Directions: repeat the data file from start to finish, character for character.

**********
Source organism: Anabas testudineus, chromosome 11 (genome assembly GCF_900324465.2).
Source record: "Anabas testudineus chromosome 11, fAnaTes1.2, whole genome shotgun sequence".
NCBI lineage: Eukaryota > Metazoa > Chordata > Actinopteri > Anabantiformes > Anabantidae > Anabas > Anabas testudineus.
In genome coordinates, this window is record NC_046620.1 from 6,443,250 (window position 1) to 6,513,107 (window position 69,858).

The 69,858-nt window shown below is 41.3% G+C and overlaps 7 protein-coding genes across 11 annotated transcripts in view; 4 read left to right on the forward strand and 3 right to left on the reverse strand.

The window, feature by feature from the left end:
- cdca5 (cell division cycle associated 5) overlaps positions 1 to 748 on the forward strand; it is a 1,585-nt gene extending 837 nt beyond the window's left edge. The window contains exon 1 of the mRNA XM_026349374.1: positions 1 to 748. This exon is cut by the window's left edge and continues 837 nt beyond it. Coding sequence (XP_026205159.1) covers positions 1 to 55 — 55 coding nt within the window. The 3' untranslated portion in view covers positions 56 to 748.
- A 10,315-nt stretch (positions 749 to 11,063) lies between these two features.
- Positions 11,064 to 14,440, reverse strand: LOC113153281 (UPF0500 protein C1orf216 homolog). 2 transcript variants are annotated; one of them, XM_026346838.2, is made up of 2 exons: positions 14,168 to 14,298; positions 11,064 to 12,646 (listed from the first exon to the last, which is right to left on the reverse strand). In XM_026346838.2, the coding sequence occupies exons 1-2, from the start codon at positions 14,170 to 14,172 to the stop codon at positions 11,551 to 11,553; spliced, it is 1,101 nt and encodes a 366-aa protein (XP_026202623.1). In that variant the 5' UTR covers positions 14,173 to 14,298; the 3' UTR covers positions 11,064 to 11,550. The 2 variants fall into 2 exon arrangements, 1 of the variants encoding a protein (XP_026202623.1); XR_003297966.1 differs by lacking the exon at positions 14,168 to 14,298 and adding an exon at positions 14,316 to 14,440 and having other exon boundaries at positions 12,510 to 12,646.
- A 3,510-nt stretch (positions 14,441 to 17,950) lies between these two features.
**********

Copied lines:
Source organism: Anabas testudineus, chromosome 11 (genome assembly GCF_900324465.2).
Source record: "Anabas testudineus chromosome 11, fAnaTes1.2, whole genome shotgun sequence".
NCBI lineage: Eukaryota > Metazoa > Chordata > Actinopteri > Anabantiformes > Anabantidae > Anabas > Anabas testudineus.
In genome coordinates, this window is record NC_046620.1 from 6,443,250 (window position 1) to 6,513,107 (window position 69,858).

The 69,858-nt window shown below is 41.3% G+C and overlaps 7 protein-coding genes across 11 annotated transcripts in view; 4 read left to right on the forward strand and 3 right to left on the reverse strand.

The window, feature by feature from the left end:
- cdca5 (cell division cycle associated 5) overlaps positions 1 to 748 on the forward strand; it is a 1,585-nt gene extending 837 nt beyond the window's left edge. The window contains exon 1 of the mRNA XM_026349374.1: positions 1 to 748. This exon is cut by the window's left edge and continues 837 nt beyond it. Coding sequence (XP_026205159.1) covers positions 1 to 55 — 55 coding nt within the window. The 3' untranslated portion in view covers positions 56 to 748.
- A 10,315-nt stretch (positions 749 to 11,063) lies between these two features.
- Positions 11,064 to 14,440, reverse strand: LOC113153281 (UPF0500 protein C1orf216 homolog). 2 transcript variants are annotated; one of them, XM_026346838.2, is made up of 2 exons: positions 14,168 to 14,298; positions 11,064 to 12,646 (listed from the first exon to the last, which is right to left on the reverse strand). In XM_026346838.2, the coding sequence occupies exons 1-2, from the start codon at positions 14,170 to 14,172 to the stop codon at positions 11,551 to 11,553; spliced, it is 1,101 nt and encodes a 366-aa protein (XP_026202623.1). In that variant the 5' UTR covers positions 14,173 to 14,298; the 3' UTR covers positions 11,064 to 11,550. The 2 variants fall into 2 exon arrangements, 1 of the variants encoding a protein (XP_026202623.1); XR_003297966.1 differs by lacking the exon at positions 14,168 to 14,298 and adding an exon at positions 14,316 to 14,440 and having other exon boundaries at positions 12,510 to 12,646.
- A 3,510-nt stretch (positions 14,441 to 17,950) lies between these two features.